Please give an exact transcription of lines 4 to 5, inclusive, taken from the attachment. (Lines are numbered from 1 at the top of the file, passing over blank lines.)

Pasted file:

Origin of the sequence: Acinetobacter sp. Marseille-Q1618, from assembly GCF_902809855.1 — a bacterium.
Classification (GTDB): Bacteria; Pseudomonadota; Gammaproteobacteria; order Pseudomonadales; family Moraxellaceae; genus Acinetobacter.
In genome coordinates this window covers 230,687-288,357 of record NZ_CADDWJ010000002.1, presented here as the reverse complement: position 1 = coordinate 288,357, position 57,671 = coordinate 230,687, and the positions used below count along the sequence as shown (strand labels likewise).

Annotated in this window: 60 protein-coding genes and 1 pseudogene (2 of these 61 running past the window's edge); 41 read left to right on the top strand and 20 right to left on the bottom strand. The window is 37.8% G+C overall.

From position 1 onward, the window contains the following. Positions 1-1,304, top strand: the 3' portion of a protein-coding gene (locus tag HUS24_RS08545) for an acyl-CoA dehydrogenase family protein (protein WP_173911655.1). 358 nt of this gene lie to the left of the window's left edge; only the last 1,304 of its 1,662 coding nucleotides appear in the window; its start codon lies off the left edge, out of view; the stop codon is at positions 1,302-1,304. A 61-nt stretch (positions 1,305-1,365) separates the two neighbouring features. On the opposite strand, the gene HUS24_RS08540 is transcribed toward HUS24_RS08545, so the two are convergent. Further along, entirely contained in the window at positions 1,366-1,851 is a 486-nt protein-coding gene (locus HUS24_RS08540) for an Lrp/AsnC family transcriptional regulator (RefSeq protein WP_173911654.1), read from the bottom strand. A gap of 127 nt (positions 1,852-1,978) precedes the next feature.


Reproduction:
Annotated in this window: 60 protein-coding genes and 1 pseudogene (2 of these 61 running past the window's edge); 41 read left to right on the top strand and 20 right to left on the bottom strand. The window is 37.8% G+C overall.

From position 1 onward, the window contains the following. Positions 1-1,304, top strand: the 3' portion of a protein-coding gene (locus tag HUS24_RS08545) for an acyl-CoA dehydrogenase family protein (protein WP_173911655.1). 358 nt of this gene lie to the left of the window's left edge; only the last 1,304 of its 1,662 coding nucleotides appear in the window; its start codon lies off the left edge, out of view; the stop codon is at positions 1,302-1,304. A 61-nt stretch (positions 1,305-1,365) separates the two neighbouring features. On the opposite strand, the gene HUS24_RS08540 is transcribed toward HUS24_RS08545, so the two are convergent. Further along, entirely contained in the window at positions 1,366-1,851 is a 486-nt protein-coding gene (locus HUS24_RS08540) for an Lrp/AsnC family transcriptional regulator (RefSeq protein WP_173911654.1), read from the bottom strand. A gap of 127 nt (positions 1,852-1,978) precedes the next feature.